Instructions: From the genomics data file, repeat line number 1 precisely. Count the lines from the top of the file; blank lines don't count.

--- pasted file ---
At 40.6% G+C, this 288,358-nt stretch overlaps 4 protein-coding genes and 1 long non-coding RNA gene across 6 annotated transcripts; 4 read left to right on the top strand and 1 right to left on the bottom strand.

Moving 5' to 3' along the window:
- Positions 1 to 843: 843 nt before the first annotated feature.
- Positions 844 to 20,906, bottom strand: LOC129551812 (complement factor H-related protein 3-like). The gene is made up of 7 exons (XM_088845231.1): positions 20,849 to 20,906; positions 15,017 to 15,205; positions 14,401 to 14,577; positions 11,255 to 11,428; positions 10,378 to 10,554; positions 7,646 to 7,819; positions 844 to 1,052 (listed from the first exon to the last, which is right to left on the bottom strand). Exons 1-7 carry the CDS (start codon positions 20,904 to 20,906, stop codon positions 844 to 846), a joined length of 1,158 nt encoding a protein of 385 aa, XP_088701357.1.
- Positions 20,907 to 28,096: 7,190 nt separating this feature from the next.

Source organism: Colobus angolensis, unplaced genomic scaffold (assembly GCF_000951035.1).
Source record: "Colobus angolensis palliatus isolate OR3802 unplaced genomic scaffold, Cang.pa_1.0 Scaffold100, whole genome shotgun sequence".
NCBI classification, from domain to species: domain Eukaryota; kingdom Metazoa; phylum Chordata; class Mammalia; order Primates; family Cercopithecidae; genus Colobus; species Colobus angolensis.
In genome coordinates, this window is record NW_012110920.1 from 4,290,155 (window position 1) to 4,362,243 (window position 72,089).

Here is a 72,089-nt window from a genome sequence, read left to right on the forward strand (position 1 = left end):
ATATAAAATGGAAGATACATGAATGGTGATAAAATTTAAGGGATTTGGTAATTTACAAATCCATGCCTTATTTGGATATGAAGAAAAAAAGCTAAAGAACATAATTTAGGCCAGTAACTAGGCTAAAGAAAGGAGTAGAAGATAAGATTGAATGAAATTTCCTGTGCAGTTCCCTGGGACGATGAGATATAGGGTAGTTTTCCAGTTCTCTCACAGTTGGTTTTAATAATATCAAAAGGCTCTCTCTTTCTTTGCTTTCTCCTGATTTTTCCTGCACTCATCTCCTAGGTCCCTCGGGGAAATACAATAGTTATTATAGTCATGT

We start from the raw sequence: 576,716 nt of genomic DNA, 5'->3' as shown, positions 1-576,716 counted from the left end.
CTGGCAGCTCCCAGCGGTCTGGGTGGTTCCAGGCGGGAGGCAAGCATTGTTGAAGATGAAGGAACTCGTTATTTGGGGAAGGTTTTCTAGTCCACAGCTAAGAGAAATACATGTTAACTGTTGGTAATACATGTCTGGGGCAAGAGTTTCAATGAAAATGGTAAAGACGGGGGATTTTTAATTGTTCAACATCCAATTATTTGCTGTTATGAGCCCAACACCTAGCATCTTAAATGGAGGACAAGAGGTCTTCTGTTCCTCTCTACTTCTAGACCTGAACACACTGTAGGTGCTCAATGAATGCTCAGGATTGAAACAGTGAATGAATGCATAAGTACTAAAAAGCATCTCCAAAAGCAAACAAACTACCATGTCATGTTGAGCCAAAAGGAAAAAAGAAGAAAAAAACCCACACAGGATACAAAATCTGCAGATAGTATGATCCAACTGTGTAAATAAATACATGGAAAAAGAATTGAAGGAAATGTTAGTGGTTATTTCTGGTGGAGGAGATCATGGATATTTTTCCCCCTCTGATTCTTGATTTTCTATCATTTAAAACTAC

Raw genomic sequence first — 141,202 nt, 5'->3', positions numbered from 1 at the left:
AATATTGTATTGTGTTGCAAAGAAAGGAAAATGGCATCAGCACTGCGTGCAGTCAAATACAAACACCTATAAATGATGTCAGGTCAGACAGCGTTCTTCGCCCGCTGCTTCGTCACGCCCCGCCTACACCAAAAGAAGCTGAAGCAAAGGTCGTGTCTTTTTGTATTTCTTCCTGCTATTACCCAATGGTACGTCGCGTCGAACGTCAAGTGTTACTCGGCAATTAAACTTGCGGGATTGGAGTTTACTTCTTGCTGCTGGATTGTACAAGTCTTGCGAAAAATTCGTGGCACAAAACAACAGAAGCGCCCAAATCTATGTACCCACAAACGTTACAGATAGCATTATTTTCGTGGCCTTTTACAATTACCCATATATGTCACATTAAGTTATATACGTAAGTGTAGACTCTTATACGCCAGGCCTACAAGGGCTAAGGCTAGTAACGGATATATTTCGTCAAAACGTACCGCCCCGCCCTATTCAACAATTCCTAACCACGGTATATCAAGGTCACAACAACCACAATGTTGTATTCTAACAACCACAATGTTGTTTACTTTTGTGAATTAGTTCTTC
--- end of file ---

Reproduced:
At 40.6% G+C, this 288,358-nt stretch overlaps 4 protein-coding genes and 1 long non-coding RNA gene across 6 annotated transcripts; 4 read left to right on the top strand and 1 right to left on the bottom strand.